Review of Conflicting Commitments: The Politics of Enforcing Immigration Worker Rights in San Jose and Houston.
Publisher: ILR Press
Reviewed by: Alexander Osei-Bonsu
One way to understand a social phenomenon is to interrogate the forces that come to bear on that phenomenon. Couched against the exigencies of immigration policy, Shannon Gleeson's book Conflicting Commitments: The Politics of Enforcing Immigration Worker Rights in San Jose and Houston (1) attempts to call out the forces that bear on geographic disparities in access to legal recourse for the undocumented immigrant worker. To this end, Gleeson, through case study, examines the localized implementation of immigrant rights enforcement between two cities with notable undocumented immigrant populations: San Jose, California, and Houston, Texas.
Gleeson's overarching account of the recourse disparities between the two cities may be understood in terms of the varying degrees to which cultural and institutional entities assimilate under localized conditions. She charts these assimilationist dynamics mainly by examining the mandates of federal enforcement agencies, industrial relations entities, civil society advocacy groups, and national consulates.
Conflicting Commitments opens by anchoring the reader in a muted structural-change narrative (2) of America's post-industrial labor market. Towards the end of the twentieth century, industrial relations systems--particularly labor unions-faced immense pressure as trends towards globalization and market liberalization increased. "These structural trends together with the prevailing neo-liberal market discourse ... present[ed] enormous problems for the trade unions." (3) The effect of this paradigm shift was a "bifurcated" labor market, with highly specialized, highly paid professional labor on one end, a rapidly-disappearing domestic-skilled manufacturing industry in the middle, and an ever increasing army of low-skilled, low-wage labor on the lower end. (4) This combination of a segmented labor market and diminishing middle-income industries further destabilized the influence of labor unions, which faced an attenuation both in their middle class membership and its commensurate force of sanction. (5)
Gleeson, within this milieu of increasingly polarized wealth disparities and decline in free-market enforcement mechanisms, focuses her first chapter on the disjointed bureaucratic efforts of labor standard enforcement agencies (LSEAs) (6) in protecting the employment rights of low-wage workers, who are often low-skilled, usually non-unionized, (7) and disproportionately undocumented. (8)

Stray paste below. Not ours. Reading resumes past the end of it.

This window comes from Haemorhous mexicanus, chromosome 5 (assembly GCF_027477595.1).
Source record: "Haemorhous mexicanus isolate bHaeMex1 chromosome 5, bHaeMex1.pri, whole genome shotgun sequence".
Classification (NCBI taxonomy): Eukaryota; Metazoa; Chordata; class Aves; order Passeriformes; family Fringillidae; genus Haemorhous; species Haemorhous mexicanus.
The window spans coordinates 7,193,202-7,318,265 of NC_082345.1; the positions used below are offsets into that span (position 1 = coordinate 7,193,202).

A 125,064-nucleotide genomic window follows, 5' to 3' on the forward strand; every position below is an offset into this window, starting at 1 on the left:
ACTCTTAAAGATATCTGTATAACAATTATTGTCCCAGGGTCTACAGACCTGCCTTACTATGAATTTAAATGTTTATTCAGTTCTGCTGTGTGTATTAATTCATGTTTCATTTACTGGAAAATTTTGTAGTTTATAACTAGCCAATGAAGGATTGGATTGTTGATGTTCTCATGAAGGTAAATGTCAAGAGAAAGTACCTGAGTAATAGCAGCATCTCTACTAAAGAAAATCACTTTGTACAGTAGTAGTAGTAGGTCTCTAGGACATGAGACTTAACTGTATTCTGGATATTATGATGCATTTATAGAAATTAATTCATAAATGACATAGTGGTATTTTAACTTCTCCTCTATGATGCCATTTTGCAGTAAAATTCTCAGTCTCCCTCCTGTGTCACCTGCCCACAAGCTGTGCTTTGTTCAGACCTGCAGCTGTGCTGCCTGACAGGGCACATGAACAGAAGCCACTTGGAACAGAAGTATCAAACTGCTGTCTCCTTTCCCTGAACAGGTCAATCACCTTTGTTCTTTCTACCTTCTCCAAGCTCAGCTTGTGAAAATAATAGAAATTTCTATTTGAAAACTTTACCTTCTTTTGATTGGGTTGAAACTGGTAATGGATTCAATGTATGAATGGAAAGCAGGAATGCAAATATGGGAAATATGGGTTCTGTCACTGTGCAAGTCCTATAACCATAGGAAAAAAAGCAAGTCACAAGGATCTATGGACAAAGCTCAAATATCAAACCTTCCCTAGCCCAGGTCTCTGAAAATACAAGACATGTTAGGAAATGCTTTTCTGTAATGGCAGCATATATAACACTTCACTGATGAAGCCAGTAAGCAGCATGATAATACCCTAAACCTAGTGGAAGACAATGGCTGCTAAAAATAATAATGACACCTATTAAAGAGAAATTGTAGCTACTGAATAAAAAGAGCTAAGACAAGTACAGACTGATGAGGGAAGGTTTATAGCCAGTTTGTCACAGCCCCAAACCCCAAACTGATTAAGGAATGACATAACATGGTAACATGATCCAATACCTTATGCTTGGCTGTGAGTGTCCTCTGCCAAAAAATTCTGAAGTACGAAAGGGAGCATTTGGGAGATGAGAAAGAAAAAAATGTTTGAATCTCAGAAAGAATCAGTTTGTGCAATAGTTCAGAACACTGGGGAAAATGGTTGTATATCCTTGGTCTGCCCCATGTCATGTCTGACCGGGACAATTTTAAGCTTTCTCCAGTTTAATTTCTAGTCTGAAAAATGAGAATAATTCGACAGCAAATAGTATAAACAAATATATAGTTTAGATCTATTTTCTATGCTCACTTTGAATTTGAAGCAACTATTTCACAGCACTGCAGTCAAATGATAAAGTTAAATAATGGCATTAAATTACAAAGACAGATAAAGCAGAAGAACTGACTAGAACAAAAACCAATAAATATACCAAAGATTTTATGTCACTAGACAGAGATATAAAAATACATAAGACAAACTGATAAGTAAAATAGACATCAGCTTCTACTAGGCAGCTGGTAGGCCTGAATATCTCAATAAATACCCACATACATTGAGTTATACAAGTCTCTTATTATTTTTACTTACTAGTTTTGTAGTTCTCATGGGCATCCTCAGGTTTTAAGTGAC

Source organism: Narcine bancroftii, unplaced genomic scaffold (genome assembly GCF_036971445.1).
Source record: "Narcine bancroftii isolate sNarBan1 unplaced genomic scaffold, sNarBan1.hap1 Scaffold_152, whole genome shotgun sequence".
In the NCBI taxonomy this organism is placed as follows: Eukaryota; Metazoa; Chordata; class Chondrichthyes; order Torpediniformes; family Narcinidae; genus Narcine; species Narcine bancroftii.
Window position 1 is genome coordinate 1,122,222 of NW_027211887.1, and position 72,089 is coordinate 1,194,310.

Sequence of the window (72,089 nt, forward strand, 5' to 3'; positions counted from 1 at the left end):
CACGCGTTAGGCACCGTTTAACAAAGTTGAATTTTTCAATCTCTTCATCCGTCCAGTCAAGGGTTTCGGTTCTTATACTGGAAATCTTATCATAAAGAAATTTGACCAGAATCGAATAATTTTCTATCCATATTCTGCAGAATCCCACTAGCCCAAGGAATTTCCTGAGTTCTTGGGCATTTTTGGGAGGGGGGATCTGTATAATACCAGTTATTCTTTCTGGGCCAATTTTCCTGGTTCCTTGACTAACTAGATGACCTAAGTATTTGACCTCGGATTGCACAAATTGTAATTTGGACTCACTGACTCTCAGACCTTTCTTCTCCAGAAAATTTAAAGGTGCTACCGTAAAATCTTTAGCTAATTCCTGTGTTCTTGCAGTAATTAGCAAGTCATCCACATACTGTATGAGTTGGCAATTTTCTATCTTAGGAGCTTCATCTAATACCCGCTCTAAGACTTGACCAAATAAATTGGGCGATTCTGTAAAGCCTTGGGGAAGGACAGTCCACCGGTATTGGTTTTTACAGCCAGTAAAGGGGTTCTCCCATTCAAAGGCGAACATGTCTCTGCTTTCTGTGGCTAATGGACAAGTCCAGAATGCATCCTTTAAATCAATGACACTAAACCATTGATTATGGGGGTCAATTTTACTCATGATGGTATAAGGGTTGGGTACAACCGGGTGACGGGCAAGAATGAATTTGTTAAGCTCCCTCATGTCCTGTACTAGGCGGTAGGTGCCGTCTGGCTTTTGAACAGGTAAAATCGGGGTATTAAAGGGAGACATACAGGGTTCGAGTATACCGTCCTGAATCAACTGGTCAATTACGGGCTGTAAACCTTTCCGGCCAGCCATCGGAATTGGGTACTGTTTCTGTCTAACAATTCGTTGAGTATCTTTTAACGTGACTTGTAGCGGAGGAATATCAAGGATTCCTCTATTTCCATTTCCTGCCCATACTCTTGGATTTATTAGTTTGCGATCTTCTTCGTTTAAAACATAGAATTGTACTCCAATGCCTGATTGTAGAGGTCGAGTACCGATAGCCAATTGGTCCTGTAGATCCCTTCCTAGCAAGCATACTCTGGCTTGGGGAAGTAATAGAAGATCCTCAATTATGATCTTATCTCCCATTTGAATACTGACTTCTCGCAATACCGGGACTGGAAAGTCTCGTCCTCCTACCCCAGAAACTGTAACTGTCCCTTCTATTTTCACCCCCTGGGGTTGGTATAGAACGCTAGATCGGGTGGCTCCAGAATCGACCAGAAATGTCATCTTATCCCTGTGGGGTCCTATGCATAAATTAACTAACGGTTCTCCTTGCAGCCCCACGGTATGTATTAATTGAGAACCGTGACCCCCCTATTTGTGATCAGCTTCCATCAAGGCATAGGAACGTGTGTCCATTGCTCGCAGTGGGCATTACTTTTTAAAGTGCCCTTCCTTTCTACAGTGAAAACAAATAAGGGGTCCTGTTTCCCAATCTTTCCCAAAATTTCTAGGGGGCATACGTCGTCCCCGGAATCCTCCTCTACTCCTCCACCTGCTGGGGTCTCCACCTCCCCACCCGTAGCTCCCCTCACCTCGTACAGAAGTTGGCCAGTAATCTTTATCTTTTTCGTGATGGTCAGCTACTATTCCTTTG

Gleeson, early on, is compelled to understand the employment predicaments of undocumented immigrants as an extension of structural and material forces that, at the expense of the undocumented worker, ultimately benefit segments of the domestic economy. (9) Further, that "the structural location of undocumented workers perfectly serves and reproduces the dominant economic systems," (10) Gleeson finds, causes the undocumented immigrant worker to be "structurally embedded" in the low-wage labor market." (11) Gleeson, however, does not absolve bureaucratic actors in examining the litany of structural and material impediments to implementing the presumptive legal rights of undocumented worker. (12) In fact, Gleeson, pays considerable attention to these particular concerns from the outset, setting the tone for the book.
In the second chapter of Conflicting Commitments, Gleeson looks at several legal cases in order to parse the structural dichotomy that polarizes the various bureaucratic mandates on undocumented immigrant worker rights. (13) On one side of the divide sits anti-immigration law, with its "increasingly robust immigration enforcement apparatus," (14) and on the other sits domestic human rights law, with its "sustained rights for undocumented immigrant workers." (15) At stake in Conflicting Commitments is not the apportionment of rights per se, but the actualization of extant rights for the undocumented immigrant worker. And while Gleeson, in questioning the relevance of immigration status to employee rights entitlements, (16) acknowledges the outcome of Hoffman Plastic Compounds, Inc. v. National Labor Relations Board (17) as an inflection point in the debate on extant immigrant worker rights, her focus on the divisive outcomes of Hoffman is ultimately most revealing. Arguing that Hoffman merely "reified an artificial distinction" (18) between rights and remedy in the law, (19) she describes how the case, which affirmed the illegality of employer statute violations but limited immigrant access to recourse once those statues were violated, (20) threatened to facilitate employee rights abuses through virtual impunity for those violations. (21) This, according to Gleeson, created further conflict between the mandates of labor standard enforcement agencies and Immigration and Customs Enforcement (ICE) agencies. (22) Gleeson notes how this "resulted in regional LSEAs' steadfast adherence to agency missions ... and evidence of a strong effort to draw a jurisdictional divide between [their] goal[s] and that of immigration enforcement." (23)